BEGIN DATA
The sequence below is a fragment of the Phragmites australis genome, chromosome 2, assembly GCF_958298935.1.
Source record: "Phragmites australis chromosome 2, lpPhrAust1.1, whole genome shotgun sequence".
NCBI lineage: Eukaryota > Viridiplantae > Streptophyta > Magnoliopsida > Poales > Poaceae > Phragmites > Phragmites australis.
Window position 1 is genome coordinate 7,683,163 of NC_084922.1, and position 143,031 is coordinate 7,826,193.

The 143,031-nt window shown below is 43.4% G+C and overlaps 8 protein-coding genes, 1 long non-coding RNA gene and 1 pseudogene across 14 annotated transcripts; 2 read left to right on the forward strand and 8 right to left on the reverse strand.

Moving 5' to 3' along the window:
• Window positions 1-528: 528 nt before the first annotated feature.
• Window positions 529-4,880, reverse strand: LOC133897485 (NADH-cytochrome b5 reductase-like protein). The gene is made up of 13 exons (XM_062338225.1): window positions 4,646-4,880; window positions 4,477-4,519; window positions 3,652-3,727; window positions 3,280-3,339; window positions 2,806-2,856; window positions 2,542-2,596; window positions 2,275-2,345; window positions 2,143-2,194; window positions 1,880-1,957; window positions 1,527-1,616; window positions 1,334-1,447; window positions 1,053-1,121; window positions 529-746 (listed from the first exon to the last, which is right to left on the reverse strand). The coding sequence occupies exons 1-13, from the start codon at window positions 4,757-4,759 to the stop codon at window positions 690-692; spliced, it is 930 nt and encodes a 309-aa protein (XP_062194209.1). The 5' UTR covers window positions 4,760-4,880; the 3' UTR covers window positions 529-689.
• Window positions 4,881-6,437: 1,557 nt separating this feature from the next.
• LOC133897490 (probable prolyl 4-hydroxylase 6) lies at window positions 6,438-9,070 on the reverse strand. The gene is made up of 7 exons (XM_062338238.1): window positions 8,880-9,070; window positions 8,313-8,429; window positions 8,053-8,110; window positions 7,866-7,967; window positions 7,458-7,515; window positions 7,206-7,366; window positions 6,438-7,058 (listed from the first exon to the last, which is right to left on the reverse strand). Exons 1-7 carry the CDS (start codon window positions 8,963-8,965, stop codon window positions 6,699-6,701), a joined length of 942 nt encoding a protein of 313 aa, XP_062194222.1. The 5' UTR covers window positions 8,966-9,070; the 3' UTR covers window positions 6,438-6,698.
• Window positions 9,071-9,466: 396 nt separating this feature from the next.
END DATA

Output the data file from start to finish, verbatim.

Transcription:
The sequence below is a fragment of the Phragmites australis genome, chromosome 2, assembly GCF_958298935.1.
Source record: "Phragmites australis chromosome 2, lpPhrAust1.1, whole genome shotgun sequence".
NCBI lineage: Eukaryota > Viridiplantae > Streptophyta > Magnoliopsida > Poales > Poaceae > Phragmites > Phragmites australis.
Window position 1 is genome coordinate 7,683,163 of NC_084922.1, and position 143,031 is coordinate 7,826,193.

The 143,031-nt window shown below is 43.4% G+C and overlaps 8 protein-coding genes, 1 long non-coding RNA gene and 1 pseudogene across 14 annotated transcripts; 2 read left to right on the forward strand and 8 right to left on the reverse strand.

Moving 5' to 3' along the window:
• Window positions 1-528: 528 nt before the first annotated feature.
• Window positions 529-4,880, reverse strand: LOC133897485 (NADH-cytochrome b5 reductase-like protein). The gene is made up of 13 exons (XM_062338225.1): window positions 4,646-4,880; window positions 4,477-4,519; window positions 3,652-3,727; window positions 3,280-3,339; window positions 2,806-2,856; window positions 2,542-2,596; window positions 2,275-2,345; window positions 2,143-2,194; window positions 1,880-1,957; window positions 1,527-1,616; window positions 1,334-1,447; window positions 1,053-1,121; window positions 529-746 (listed from the first exon to the last, which is right to left on the reverse strand). The coding sequence occupies exons 1-13, from the start codon at window positions 4,757-4,759 to the stop codon at window positions 690-692; spliced, it is 930 nt and encodes a 309-aa protein (XP_062194209.1). The 5' UTR covers window positions 4,760-4,880; the 3' UTR covers window positions 529-689.
• Window positions 4,881-6,437: 1,557 nt separating this feature from the next.
• LOC133897490 (probable prolyl 4-hydroxylase 6) lies at window positions 6,438-9,070 on the reverse strand. The gene is made up of 7 exons (XM_062338238.1): window positions 8,880-9,070; window positions 8,313-8,429; window positions 8,053-8,110; window positions 7,866-7,967; window positions 7,458-7,515; window positions 7,206-7,366; window positions 6,438-7,058 (listed from the first exon to the last, which is right to left on the reverse strand). Exons 1-7 carry the CDS (start codon window positions 8,963-8,965, stop codon window positions 6,699-6,701), a joined length of 942 nt encoding a protein of 313 aa, XP_062194222.1. The 5' UTR covers window positions 8,966-9,070; the 3' UTR covers window positions 6,438-6,698.
• Window positions 9,071-9,466: 396 nt separating this feature from the next.